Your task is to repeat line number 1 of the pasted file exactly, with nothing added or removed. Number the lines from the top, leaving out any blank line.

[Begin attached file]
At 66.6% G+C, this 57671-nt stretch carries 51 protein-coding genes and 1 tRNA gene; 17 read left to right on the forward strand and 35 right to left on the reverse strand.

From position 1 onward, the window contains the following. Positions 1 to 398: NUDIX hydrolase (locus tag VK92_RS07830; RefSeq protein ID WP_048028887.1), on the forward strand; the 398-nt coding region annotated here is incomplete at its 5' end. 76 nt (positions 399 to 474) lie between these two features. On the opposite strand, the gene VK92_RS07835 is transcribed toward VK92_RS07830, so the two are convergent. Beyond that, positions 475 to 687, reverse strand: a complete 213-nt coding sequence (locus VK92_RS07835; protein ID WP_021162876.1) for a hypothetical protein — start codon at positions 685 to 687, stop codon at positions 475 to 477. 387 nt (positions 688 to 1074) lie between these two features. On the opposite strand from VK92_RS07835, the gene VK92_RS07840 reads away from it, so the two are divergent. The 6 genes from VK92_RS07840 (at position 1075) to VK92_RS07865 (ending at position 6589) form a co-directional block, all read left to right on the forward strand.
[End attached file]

At 66.6% G+C, this 57671-nt stretch carries 51 protein-coding genes and 1 tRNA gene; 17 read left to right on the forward strand and 35 right to left on the reverse strand.